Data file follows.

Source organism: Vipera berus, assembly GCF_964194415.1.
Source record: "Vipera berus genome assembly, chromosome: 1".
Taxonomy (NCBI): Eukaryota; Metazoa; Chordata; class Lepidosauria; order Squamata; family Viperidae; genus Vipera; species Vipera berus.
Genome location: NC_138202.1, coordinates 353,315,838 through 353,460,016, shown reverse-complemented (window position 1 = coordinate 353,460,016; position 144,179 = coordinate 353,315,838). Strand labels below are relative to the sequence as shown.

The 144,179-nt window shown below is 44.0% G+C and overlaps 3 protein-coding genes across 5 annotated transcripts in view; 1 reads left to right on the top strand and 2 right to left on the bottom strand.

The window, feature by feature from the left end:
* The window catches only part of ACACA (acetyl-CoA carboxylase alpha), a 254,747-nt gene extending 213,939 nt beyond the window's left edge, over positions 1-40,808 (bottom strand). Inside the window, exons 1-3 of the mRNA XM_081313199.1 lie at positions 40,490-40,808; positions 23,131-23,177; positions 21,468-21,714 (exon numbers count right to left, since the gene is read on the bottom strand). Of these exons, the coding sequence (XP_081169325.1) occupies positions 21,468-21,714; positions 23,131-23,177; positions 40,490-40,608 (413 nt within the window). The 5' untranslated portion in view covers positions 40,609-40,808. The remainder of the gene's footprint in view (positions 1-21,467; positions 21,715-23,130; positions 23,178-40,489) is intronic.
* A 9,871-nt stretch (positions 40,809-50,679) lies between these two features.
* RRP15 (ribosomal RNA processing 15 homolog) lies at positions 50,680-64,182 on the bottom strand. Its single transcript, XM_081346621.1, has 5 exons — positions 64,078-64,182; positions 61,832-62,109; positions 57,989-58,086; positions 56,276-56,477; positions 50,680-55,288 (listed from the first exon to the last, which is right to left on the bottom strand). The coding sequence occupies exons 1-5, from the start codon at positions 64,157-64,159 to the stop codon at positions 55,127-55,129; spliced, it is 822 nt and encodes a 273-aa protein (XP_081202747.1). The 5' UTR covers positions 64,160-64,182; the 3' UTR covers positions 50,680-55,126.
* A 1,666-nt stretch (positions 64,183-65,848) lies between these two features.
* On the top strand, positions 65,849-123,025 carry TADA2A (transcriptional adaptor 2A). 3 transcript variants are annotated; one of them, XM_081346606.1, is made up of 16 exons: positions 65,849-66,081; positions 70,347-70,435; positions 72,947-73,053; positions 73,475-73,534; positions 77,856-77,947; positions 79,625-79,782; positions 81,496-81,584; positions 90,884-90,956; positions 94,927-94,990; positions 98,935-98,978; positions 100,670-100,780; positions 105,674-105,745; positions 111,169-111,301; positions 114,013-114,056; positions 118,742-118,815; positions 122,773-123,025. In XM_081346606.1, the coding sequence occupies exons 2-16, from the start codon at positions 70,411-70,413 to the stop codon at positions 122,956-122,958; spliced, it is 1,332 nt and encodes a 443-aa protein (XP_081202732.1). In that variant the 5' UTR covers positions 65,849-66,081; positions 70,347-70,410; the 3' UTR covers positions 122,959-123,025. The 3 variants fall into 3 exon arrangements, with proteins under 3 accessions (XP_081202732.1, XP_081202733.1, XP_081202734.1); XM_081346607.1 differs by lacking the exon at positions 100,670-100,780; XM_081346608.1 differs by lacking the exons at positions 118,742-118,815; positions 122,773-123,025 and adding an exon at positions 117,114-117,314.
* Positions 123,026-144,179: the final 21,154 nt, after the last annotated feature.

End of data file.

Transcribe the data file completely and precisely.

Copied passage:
Source organism: Vipera berus, assembly GCF_964194415.1.
Source record: "Vipera berus genome assembly, chromosome: 1".
Taxonomy (NCBI): Eukaryota; Metazoa; Chordata; class Lepidosauria; order Squamata; family Viperidae; genus Vipera; species Vipera berus.
Genome location: NC_138202.1, coordinates 353,315,838 through 353,460,016, shown reverse-complemented (window position 1 = coordinate 353,460,016; position 144,179 = coordinate 353,315,838). Strand labels below are relative to the sequence as shown.

The 144,179-nt window shown below is 44.0% G+C and overlaps 3 protein-coding genes across 5 annotated transcripts in view; 1 reads left to right on the top strand and 2 right to left on the bottom strand.

The window, feature by feature from the left end:
* The window catches only part of ACACA (acetyl-CoA carboxylase alpha), a 254,747-nt gene extending 213,939 nt beyond the window's left edge, over positions 1-40,808 (bottom strand). Inside the window, exons 1-3 of the mRNA XM_081313199.1 lie at positions 40,490-40,808; positions 23,131-23,177; positions 21,468-21,714 (exon numbers count right to left, since the gene is read on the bottom strand). Of these exons, the coding sequence (XP_081169325.1) occupies positions 21,468-21,714; positions 23,131-23,177; positions 40,490-40,608 (413 nt within the window). The 5' untranslated portion in view covers positions 40,609-40,808. The remainder of the gene's footprint in view (positions 1-21,467; positions 21,715-23,130; positions 23,178-40,489) is intronic.
* A 9,871-nt stretch (positions 40,809-50,679) lies between these two features.
* RRP15 (ribosomal RNA processing 15 homolog) lies at positions 50,680-64,182 on the bottom strand. Its single transcript, XM_081346621.1, has 5 exons — positions 64,078-64,182; positions 61,832-62,109; positions 57,989-58,086; positions 56,276-56,477; positions 50,680-55,288 (listed from the first exon to the last, which is right to left on the bottom strand). The coding sequence occupies exons 1-5, from the start codon at positions 64,157-64,159 to the stop codon at positions 55,127-55,129; spliced, it is 822 nt and encodes a 273-aa protein (XP_081202747.1). The 5' UTR covers positions 64,160-64,182; the 3' UTR covers positions 50,680-55,126.
* A 1,666-nt stretch (positions 64,183-65,848) lies between these two features.
* On the top strand, positions 65,849-123,025 carry TADA2A (transcriptional adaptor 2A). 3 transcript variants are annotated; one of them, XM_081346606.1, is made up of 16 exons: positions 65,849-66,081; positions 70,347-70,435; positions 72,947-73,053; positions 73,475-73,534; positions 77,856-77,947; positions 79,625-79,782; positions 81,496-81,584; positions 90,884-90,956; positions 94,927-94,990; positions 98,935-98,978; positions 100,670-100,780; positions 105,674-105,745; positions 111,169-111,301; positions 114,013-114,056; positions 118,742-118,815; positions 122,773-123,025. In XM_081346606.1, the coding sequence occupies exons 2-16, from the start codon at positions 70,411-70,413 to the stop codon at positions 122,956-122,958; spliced, it is 1,332 nt and encodes a 443-aa protein (XP_081202732.1). In that variant the 5' UTR covers positions 65,849-66,081; positions 70,347-70,410; the 3' UTR covers positions 122,959-123,025. The 3 variants fall into 3 exon arrangements, with proteins under 3 accessions (XP_081202732.1, XP_081202733.1, XP_081202734.1); XM_081346607.1 differs by lacking the exon at positions 100,670-100,780; XM_081346608.1 differs by lacking the exons at positions 118,742-118,815; positions 122,773-123,025 and adding an exon at positions 117,114-117,314.
* Positions 123,026-144,179: the final 21,154 nt, after the last annotated feature.